Human judgment doesn’t go completely out of the picture, however. Google engineers continuously monitor the AI system’s present actions and future recommendations and have veto power over any move they deem too risky or disruptive. In fact, the first recommendation from a prototype iteration of the system was to shut down the entire warehouse itself (Google, 2019) — after all, that would be incredibly energy efficient! Human intuition is also highly valuable in optimizing the system during extreme situations, say, a tornado, that are outside the AI system’s training.

In addition to optimizing system configuration, AI is revolutionizing energy use in large data centers by also altering the timing of energy use. In many places, electricity that flows into the energy grid is produced from a variety of sources — from carbon-intensive coal plants to renewable sources like wind and solar farms. And since there are times when the wind is not blowing or the sun is not shining, the carbon cost of a unit of energy drawn from the grid varies throughout the day. Google, for instance, has developed machine learning algorithms that schedule non-urgent computing tasks (like software updates or Youtube video processing) to times when low-carbon power sources make up higher proportions of the energy grid (Radovanovic, 2020), thus decreasing carbon emissions without sacrificing productivity or service quality.

There is also strong potential for AI-driven energy management elsewhere in the built environment, and it is sorely needed. Despite pledges to cut emissions, economic incentives, and public pressure, residential and commercial buildings still account for roughly 39% of U.S. carbon emissions — with no downward trend in sight (Lai, 2020). And while commercial buildings are broadly more efficient than residential buildings (Figure 2), the sheer scale of the commercial built environment means there is still plenty of opportunity to mitigate operational energy use.

Figure 2: Direct and indirect GHG emissions from the commercial and residential building sectors. “2014: Buildings. In: Climate Change 2014: Mitigation of Climate Change. Contribution of Working Group III to the Fifth Assessment Report of the Intergovernmental Panel on Climate Change” (Lucon et al., 2014)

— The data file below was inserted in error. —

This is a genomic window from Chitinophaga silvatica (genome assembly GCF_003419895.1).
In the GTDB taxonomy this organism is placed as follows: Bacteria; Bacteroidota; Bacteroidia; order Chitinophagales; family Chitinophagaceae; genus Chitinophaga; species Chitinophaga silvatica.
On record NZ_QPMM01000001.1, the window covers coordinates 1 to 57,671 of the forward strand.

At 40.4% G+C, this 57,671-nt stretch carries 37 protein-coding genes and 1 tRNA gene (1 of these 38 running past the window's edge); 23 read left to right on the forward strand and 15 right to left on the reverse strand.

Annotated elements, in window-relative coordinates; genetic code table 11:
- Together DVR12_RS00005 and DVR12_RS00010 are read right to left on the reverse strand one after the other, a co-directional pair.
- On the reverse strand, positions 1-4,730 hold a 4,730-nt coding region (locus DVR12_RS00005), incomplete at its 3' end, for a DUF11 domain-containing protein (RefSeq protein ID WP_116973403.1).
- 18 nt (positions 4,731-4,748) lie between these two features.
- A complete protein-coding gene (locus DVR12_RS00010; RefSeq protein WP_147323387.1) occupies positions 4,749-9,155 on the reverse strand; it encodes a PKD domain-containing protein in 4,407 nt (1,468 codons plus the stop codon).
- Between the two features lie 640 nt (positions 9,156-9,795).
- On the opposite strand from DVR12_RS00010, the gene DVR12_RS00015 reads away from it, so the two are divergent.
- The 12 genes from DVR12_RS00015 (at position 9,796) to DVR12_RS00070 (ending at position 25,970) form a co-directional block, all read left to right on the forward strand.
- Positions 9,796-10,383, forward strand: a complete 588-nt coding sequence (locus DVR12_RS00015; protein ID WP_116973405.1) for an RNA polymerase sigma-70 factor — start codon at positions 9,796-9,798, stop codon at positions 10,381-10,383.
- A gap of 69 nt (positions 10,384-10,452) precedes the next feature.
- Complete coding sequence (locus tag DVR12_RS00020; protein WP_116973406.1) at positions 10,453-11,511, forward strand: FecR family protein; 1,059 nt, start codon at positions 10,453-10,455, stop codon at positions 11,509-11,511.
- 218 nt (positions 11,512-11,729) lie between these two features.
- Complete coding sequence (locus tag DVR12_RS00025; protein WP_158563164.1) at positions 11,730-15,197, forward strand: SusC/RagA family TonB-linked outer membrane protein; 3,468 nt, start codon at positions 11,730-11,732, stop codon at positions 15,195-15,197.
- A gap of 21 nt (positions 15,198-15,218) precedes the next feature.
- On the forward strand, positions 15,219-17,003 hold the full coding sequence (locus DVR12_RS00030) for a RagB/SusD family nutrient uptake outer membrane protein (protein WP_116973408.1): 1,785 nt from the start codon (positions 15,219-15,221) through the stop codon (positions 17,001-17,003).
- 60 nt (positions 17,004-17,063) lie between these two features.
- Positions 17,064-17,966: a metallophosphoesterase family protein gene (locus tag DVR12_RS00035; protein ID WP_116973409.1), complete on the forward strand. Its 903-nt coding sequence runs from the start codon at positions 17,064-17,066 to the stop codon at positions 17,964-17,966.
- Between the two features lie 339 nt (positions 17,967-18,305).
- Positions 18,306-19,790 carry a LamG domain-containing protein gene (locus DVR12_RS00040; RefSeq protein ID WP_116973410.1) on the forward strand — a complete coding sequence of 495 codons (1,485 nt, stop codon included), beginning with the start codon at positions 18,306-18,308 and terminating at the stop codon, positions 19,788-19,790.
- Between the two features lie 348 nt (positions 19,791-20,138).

After moving its data centers to fully-autonomous AI energy management in 2018, Google is now looking to offer these capabilities as a service to other commercial facilities that could also reap the efficiency benefits. Potential clients for this service would seem to fall into two categories — those whose sheer scale makes AI-driven energy efficiency cost-effective, and those with sufficiently complex energy management or production systems. In the scale category, AI drives marginal efficiency gains relative to human management through its ability to continuously make small adjustments in response to conditions; these adjustments are made many thousands times more often than what human operators would make given identical conditions. And in the complexity category, AI systems can deliver superior performance even in small-scale applications through their ability to model and predict many billions of system configurations and adapt to emergent and unintuitive outcomes faster and more comprehensively than human intuition alone. Of course, the greatest efficiency gains likely lie with clients who combine both scale and system complexity — like auto or aerospace manufacturers, large government buildings like the Pentagon, and distribution centers.